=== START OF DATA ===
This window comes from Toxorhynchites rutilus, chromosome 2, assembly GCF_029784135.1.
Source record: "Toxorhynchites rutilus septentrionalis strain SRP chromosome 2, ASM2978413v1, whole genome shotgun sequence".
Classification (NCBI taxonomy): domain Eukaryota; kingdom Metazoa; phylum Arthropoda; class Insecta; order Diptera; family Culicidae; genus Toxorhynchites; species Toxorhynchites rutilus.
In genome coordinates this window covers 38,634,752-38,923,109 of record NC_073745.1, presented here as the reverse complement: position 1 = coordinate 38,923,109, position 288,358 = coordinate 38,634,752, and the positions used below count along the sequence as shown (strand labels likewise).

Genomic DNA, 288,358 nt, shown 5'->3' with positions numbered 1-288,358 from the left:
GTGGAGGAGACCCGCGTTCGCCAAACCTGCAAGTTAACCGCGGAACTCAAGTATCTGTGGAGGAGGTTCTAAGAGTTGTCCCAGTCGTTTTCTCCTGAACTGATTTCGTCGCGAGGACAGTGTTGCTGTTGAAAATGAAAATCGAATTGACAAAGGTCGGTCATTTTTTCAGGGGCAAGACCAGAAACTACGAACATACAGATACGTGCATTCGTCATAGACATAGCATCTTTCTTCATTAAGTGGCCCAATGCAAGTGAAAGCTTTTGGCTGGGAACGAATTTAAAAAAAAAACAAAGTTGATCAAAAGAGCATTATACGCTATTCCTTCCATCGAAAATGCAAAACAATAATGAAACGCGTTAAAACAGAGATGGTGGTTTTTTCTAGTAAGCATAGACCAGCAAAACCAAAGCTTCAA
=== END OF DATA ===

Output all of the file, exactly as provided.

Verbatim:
This window comes from Toxorhynchites rutilus, chromosome 2, assembly GCF_029784135.1.
Source record: "Toxorhynchites rutilus septentrionalis strain SRP chromosome 2, ASM2978413v1, whole genome shotgun sequence".
Classification (NCBI taxonomy): domain Eukaryota; kingdom Metazoa; phylum Arthropoda; class Insecta; order Diptera; family Culicidae; genus Toxorhynchites; species Toxorhynchites rutilus.
In genome coordinates this window covers 38,634,752-38,923,109 of record NC_073745.1, presented here as the reverse complement: position 1 = coordinate 38,923,109, position 288,358 = coordinate 38,634,752, and the positions used below count along the sequence as shown (strand labels likewise).

Genomic DNA, 288,358 nt, shown 5'->3' with positions numbered 1-288,358 from the left:
GTGGAGGAGACCCGCGTTCGCCAAACCTGCAAGTTAACCGCGGAACTCAAGTATCTGTGGAGGAGGTTCTAAGAGTTGTCCCAGTCGTTTTCTCCTGAACTGATTTCGTCGCGAGGACAGTGTTGCTGTTGAAAATGAAAATCGAATTGACAAAGGTCGGTCATTTTTTCAGGGGCAAGACCAGAAACTACGAACATACAGATACGTGCATTCGTCATAGACATAGCATCTTTCTTCATTAAGTGGCCCAATGCAAGTGAAAGCTTTTGGCTGGGAACGAATTTAAAAAAAAAACAAAGTTGATCAAAAGAGCATTATACGCTATTCCTTCCATCGAAAATGCAAAACAATAATGAAACGCGTTAAAACAGAGATGGTGGTTTTTTCTAGTAAGCATAGACCAGCAAAACCAAAGCTTCAA